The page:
Botanical Name: Helleborus niger
Species: H. niger
Synonyms: Christe Herbe. Christmas Rose. Melampode.
Common Names: Christmas rose or Black hellebore,
Parts Used: Rhizome, root.
Habitat: Helleborus niger is a native of the mountainous regions of Central and Southern Europe, Greece and Asia Minor, and is cultivated largely in this country as a garden plant. Supplies of the dried rhizome, from which the drug is prepared, have hitherto come principally from Germany.
Helleborus niger is an evergreen perennial flowering plant with dark leathery pedate leaves carried on stems 9–12 in (23–30 cm) tall. The large flat flowers, borne on short stems from midwinter to early spring, are white or occasionally pink.
There are two subspecies: H. niger niger as well as H. niger macranthus, which has larger flowers (up to 3.75 in/9 cm across). In the wild, H. niger niger is generally found in mountainous areas in Switzerland, southern Germany, Austria, Slovenia, Croatia and northern Italy. Helleborus niger macranthus is found only in northern Italy and possibly adjoining parts of Slovenia….click & see the pictures
Cultivation & Propagation: All kinds of Hellebore will thrive in ordinary garden soil, but for some kinds prepared soil is preferable, consisting of equal parts of good fibry loam and welldecomposed manure, half fibry peat and half coarse sand. Thorough drainage is necessary, as stagnant moisture is very injurious. It prefers a moist, sheltered situation, with partial shade, such as the margins of shrubberies. If the soil is well trenched and manured, Hellebore will not require replanting for at least seven years, if grown for flowering, but a top dressing of well-decayed manure and a little liquid manure might be given during the growing season, when plants are making their foliage. Propagation is by seeds, or division of roots. Seedlings should be pricked off thickly into a shady border, in a light, rich soil. The second year they should be transplanted to permanent quarters, and will bloom in the third year. For division of roots, the plant is strongest in July, and the clumps to be divided must be well established, with rootstocks large enough to cut. The plants will be good flowering plants in two years, but four years are required to bring them to perfection.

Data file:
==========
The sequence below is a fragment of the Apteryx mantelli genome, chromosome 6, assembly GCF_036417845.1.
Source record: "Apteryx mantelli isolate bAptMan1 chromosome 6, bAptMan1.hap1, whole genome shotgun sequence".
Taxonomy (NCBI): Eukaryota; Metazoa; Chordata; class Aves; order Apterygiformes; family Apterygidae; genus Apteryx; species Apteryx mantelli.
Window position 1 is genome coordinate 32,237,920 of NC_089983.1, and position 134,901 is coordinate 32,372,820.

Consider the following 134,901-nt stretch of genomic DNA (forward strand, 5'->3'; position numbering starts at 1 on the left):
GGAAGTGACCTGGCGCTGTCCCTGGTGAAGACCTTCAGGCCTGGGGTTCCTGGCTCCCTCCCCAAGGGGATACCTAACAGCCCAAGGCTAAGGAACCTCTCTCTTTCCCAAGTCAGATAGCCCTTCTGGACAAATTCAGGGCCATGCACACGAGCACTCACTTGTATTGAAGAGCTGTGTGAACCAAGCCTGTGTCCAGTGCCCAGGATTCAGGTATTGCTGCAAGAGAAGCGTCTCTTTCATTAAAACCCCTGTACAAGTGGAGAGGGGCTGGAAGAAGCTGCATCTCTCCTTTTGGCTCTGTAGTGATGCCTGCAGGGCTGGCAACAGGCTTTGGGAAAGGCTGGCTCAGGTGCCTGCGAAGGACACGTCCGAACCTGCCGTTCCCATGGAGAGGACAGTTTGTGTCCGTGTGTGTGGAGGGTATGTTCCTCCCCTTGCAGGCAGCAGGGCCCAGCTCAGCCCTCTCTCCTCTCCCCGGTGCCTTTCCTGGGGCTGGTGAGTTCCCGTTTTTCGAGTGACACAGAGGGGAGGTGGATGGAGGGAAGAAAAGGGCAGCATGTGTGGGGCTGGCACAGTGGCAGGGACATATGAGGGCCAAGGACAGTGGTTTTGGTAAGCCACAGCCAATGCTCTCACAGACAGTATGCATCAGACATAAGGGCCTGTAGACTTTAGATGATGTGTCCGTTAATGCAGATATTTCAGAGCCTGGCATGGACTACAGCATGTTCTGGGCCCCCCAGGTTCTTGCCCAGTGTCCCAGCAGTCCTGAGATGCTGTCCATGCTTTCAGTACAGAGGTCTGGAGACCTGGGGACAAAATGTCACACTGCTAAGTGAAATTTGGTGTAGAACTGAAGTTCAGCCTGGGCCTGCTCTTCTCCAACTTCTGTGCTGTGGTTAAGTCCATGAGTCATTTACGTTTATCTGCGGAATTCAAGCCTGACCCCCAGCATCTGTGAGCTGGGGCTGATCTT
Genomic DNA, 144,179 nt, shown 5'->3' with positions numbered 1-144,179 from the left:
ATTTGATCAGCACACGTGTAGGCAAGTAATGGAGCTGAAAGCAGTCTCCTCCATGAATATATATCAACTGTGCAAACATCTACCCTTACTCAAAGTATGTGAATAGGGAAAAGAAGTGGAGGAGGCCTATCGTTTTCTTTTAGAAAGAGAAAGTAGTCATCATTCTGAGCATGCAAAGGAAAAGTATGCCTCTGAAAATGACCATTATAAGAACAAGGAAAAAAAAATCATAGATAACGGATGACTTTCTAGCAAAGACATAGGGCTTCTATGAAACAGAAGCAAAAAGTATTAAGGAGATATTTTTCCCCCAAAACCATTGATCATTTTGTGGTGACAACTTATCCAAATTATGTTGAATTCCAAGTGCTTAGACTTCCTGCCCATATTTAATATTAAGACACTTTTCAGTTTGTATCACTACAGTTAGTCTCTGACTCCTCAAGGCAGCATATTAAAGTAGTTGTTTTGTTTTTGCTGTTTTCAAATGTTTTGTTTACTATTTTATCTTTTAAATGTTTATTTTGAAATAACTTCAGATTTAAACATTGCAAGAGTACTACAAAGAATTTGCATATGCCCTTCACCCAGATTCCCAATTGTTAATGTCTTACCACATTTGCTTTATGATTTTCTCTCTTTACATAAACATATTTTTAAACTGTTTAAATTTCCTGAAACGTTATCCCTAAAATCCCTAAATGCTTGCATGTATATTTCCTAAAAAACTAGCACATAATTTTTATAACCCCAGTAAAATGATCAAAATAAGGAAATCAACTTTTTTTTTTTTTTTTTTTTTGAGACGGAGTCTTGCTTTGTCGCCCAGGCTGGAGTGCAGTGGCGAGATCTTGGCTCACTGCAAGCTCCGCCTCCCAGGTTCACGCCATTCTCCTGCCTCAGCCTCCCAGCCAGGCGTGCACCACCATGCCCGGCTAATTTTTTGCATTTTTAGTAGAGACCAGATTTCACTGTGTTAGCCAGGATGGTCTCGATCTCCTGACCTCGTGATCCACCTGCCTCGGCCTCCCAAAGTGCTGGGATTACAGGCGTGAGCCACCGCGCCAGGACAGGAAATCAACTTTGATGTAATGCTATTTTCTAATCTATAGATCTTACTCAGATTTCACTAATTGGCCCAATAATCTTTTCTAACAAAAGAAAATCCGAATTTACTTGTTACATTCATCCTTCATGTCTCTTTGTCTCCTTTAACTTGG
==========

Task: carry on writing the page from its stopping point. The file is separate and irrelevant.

Constituents: Helleborus niger contains two crystalline glucosides, Helleborin and helleborcin, both powerful poisons. Helleborin has a burning, acrid taste and is narcotic, helleborcin has a sweetish taste and is a highly active cardiac poison, similar in its effects to digitalis and a drastic purgative. Other constituents are resin, fat and starch. No tannin is present.
In the early days of medicine, two kinds of hellebore were recognized: black hellebore, which included various species of Helleborus, and white hellebore (now known as Veratrum album or “false hellebore”, which belongs to a different plant family, the Melanthiaceae). “Black hellebore” was used by the ancients to treat paralysis, gout and particularly insanity, among other diseases. “Black hellebore” is also toxic, causing tinnitus, vertigo, stupor, thirst, a feeling of suffocation, swelling of the tongue and throat, emesis and catharsis, bradycardia (slowing of the pulse), and finally collapse and death from cardiac arrest. Research in the 1970s, however, showed that the roots of H. niger do not contain the cardiotoxic compounds helleborin, hellebrin, and helleborein that are responsible for the lethal reputation of “black hellebore”. It seems that earlier studies may have used a commercial preparation containing a mixture of material from other species such as Helleborus viridis, green hellebore
The drug possesses drastic purgative, emmenagogue and anthelmintic properties, but is violently narcotic. It was formerly much used in dropsy and amenorrhoea, and has proved of value in nervous disorders and hysteria. It is used in the form of a tincture, and must be administered with great care.
Applied locally, the fresh root is violently irritant.
Known Hazards: Helleborus niger contains protoanemonin, or ranunculin, which has an acrid taste and can cause burning of the eyes, mouth and throat, oral ulceration, gastroenteritis and hematemesis.
Disclaimer : The information presented herein is intended for educational purposes only. Individual results may vary, and before using any supplement, it is always advisable to consult with your own health care provider.